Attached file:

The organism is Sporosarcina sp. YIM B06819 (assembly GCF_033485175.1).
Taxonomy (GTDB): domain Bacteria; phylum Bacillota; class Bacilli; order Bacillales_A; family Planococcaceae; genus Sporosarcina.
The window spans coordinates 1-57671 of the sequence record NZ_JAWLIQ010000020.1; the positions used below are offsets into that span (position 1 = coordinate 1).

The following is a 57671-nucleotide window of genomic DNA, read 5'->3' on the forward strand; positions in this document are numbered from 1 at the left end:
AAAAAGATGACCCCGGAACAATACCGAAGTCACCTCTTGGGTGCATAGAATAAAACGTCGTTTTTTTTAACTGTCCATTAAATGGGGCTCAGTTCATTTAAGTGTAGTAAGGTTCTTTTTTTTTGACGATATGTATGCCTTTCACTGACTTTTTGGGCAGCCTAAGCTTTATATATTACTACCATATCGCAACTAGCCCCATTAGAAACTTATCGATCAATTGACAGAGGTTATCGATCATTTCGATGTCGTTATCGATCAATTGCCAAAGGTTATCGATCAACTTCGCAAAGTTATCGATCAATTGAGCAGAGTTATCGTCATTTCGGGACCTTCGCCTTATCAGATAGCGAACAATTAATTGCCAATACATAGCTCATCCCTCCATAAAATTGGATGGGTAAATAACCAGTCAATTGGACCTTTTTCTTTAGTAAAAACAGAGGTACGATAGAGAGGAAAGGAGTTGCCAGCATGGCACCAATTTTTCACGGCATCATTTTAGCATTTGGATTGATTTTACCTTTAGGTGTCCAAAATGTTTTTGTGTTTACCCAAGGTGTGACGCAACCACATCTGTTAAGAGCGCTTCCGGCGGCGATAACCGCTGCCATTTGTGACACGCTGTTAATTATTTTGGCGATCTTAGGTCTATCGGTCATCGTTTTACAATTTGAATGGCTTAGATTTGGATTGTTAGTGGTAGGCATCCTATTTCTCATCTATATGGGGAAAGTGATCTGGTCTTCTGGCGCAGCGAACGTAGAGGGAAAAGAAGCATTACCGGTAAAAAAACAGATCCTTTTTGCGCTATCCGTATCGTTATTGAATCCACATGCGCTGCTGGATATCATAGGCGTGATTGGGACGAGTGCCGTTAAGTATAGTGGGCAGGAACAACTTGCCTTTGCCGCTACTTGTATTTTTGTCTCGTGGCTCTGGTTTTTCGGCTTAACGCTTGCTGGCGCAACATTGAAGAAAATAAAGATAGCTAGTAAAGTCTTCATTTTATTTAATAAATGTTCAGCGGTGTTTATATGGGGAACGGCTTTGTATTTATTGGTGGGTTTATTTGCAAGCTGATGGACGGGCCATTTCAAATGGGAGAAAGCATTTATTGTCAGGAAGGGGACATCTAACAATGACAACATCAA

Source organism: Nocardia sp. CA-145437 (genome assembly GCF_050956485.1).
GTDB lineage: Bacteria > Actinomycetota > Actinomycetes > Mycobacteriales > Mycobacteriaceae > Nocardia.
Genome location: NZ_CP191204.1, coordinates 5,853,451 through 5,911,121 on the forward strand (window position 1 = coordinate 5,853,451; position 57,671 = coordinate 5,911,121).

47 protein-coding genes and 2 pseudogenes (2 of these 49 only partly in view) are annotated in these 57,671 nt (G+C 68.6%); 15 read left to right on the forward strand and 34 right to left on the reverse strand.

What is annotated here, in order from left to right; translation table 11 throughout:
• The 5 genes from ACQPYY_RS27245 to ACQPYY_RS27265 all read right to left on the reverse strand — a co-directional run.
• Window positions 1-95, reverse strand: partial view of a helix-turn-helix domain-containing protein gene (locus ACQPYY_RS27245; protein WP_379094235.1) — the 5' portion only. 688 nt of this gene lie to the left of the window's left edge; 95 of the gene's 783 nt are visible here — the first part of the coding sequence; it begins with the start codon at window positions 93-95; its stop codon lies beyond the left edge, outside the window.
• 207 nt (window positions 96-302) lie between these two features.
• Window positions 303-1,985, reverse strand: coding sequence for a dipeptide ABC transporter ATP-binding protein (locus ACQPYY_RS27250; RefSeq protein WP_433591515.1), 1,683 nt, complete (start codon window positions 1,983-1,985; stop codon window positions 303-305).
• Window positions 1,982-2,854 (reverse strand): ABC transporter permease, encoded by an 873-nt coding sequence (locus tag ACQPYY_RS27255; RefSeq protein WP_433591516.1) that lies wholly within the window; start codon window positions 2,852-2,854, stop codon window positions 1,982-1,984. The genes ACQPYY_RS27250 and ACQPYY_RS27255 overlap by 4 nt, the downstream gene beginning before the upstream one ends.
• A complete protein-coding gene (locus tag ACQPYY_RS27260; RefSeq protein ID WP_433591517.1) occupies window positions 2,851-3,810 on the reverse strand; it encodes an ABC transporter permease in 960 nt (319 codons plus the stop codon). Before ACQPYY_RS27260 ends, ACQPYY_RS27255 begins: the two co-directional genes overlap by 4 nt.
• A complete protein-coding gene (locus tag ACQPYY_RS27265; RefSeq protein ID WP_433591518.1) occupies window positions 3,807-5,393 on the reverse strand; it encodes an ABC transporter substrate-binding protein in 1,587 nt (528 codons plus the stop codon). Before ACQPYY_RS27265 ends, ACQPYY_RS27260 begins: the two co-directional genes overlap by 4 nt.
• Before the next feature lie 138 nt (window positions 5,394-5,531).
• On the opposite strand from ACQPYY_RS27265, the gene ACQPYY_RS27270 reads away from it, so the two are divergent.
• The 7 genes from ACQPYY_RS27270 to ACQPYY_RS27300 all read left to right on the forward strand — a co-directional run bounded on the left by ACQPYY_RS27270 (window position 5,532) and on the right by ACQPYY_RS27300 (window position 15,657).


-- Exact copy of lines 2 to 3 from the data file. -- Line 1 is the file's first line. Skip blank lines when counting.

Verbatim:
Taxonomy (GTDB): domain Bacteria; phylum Bacillota; class Bacilli; order Bacillales_A; family Planococcaceae; genus Sporosarcina.
The window spans coordinates 1-57671 of the sequence record NZ_JAWLIQ010000020.1; the positions used below are offsets into that span (position 1 = coordinate 1).